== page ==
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jesuit

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Journal Article
Ethnohistory (2002) 49 (2): 462–466.
Published: 01 April 2002
Journal Article
Ethnohistory (2007) 54 (1): 218–219.
Published: 01 January 2007
Journal Article
Ethnohistory (2007) 54 (2): 223–244.
Published: 01 April 2007
...Seth Mallios Historical narratives describing the demise of a sixteenth-century Jesuit mission on the Chesapeake grew from direct accounts of indigenous murder to elaborate constructions of the missionaries' divine sacrifice. A seriation of details from the seven contemporary Jesuit sources...
Journal Article
Ethnohistory (2020) 67 (2): 247–267.
Published: 01 April 2020
...Capucine Boidin; Leonardo Cerno; Fabián R. Vega Abstract The authors underline the importance of the print Ara poru aguĭyey haba (meaning about the good use of time) for the Jesuit missions of Paraguay and the colonial Río de la Plata. Attributed to Father José Insaurralde, it is a two-volume...
Journal Article
Ethnohistory (2012) 59 (3): 663–664.
Published: 01 July 2012
...Sarahh Scher Gods of the Andes: An Early Jesuit Account of Inca Religion and Andean Christianity . By Hyland Sabine . ( University Park : Pennsylvania State University Press , 2011 . xi + 131 pp., preface, acknowledgments, map, appendix, glossary, works cited, index . $24.95 paper...
Image
Published: 01 January 2020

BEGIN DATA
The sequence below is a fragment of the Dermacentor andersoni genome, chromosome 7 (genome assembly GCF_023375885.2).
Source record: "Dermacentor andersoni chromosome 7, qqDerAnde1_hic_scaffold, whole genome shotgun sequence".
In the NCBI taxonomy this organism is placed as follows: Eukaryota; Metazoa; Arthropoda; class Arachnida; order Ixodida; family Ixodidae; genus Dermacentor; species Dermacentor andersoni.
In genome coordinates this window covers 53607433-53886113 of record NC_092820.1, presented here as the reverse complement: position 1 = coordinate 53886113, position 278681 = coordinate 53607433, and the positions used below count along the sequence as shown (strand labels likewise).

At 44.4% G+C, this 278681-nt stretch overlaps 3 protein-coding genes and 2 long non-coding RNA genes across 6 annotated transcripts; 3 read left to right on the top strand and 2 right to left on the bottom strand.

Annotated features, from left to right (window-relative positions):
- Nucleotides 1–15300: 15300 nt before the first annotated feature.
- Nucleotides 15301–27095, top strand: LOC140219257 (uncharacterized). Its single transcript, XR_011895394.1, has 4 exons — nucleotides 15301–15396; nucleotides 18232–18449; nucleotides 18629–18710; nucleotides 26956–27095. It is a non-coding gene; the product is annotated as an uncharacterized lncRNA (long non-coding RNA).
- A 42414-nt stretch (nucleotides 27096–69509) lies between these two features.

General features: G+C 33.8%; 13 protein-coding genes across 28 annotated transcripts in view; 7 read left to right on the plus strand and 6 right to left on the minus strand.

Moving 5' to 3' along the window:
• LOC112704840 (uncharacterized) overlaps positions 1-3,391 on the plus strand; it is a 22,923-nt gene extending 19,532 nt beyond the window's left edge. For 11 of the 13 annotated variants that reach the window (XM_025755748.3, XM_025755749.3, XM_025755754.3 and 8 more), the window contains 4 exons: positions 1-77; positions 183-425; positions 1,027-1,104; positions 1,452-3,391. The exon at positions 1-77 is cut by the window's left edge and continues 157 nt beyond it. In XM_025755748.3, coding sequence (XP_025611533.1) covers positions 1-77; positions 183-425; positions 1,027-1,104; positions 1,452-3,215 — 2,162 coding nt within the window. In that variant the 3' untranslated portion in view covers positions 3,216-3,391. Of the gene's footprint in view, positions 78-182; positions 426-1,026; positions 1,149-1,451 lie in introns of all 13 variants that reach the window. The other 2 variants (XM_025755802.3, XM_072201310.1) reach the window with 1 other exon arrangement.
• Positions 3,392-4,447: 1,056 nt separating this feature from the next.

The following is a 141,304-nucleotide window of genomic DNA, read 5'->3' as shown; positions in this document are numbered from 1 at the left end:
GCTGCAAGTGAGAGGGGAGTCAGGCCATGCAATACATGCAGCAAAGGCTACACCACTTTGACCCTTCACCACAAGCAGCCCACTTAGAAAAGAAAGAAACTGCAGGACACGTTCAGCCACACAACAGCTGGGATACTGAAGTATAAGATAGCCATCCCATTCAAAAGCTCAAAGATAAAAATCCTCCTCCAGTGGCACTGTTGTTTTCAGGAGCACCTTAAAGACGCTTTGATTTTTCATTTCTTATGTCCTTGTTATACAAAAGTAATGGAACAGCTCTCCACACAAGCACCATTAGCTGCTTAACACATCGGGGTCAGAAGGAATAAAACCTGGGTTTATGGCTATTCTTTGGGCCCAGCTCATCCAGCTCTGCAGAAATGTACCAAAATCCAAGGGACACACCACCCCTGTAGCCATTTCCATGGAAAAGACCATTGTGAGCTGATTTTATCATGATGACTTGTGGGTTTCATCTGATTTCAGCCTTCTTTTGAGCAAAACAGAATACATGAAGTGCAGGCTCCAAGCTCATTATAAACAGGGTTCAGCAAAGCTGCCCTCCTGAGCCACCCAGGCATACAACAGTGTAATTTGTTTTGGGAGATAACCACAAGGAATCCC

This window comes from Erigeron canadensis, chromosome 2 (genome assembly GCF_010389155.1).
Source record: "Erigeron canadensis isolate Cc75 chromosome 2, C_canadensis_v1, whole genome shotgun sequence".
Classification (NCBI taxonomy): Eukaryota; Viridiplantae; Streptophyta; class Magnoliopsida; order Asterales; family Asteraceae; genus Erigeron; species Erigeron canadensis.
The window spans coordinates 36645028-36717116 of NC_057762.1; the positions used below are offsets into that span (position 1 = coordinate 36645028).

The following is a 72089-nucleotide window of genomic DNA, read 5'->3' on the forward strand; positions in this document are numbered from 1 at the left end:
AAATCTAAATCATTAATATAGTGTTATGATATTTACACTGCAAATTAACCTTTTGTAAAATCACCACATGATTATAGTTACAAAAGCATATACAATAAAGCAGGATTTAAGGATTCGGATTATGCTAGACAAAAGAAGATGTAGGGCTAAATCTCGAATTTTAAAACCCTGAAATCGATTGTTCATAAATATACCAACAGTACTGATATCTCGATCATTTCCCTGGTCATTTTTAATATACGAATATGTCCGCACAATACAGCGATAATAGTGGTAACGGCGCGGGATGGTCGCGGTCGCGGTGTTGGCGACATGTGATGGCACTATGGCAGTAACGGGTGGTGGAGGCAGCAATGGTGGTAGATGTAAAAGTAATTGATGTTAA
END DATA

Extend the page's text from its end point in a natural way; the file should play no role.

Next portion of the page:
Figure 2. Left: Façade of the San Francisco Xavier Jesuit chapel built in 1745. Right: Façade of the San Joseph Jesuit chapel built in 1744. Photographs by author. Figure 2. Left: Façade of the San Francisco Xavier Jesuit chapel built in 1745. Right: Façade of the San Joseph Jesuit chapel built More
Image
Published: 01 January 2020
Figure 3. The town of San José: modern plaza with ruins of Jesuit church and new chapel in background. Photograph by author. Figure 3. The town of San José: modern plaza with ruins of Jesuit church and new chapel in background. Photograph by author. More
Image
Published: 01 January 2020
Figure 5. The crypt and ossuary pit below the Jesuit church at San Javier. Photograph by author. Figure 5. The crypt and ossuary pit below the Jesuit church at San Javier. Photograph by author. More
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Published: 01 April 2019
Figure 1. Portuguese, Spanish, and Jesuit-Guaraní settlements around the region’s perimeter constituted the principal sites where written documents on the region were produced. Figure 1. Portuguese, Spanish, and Jesuit-Guaraní settlements around the region’s perimeter constituted the principal More
Journal Article
Ethnohistory (2013) 60 (1): 101–124.
Published: 01 January 2013
...Julia Sarreal Both the Crown and Catholic missionaries believed that frontier Indians needed to practice settled agriculture and animal husbandry in order to become civilized. For over a century Jesuit missionaries among the Guaraní Indians of South America tried to Europeanize mission inhabitants...
Journal Article
Ethnohistory (2018) 65 (4): 575–595.
Published: 01 October 2018
...Pablo Ibáñez-Bonillo Abstract This article analyzes the violent deaths of two Jesuit missionaries in the regions of Marajó (Pará) and the Itapecuru River (Maranhão). Their tragic end serves as a starting point through which one can explore the social relations that took place between Europeans and...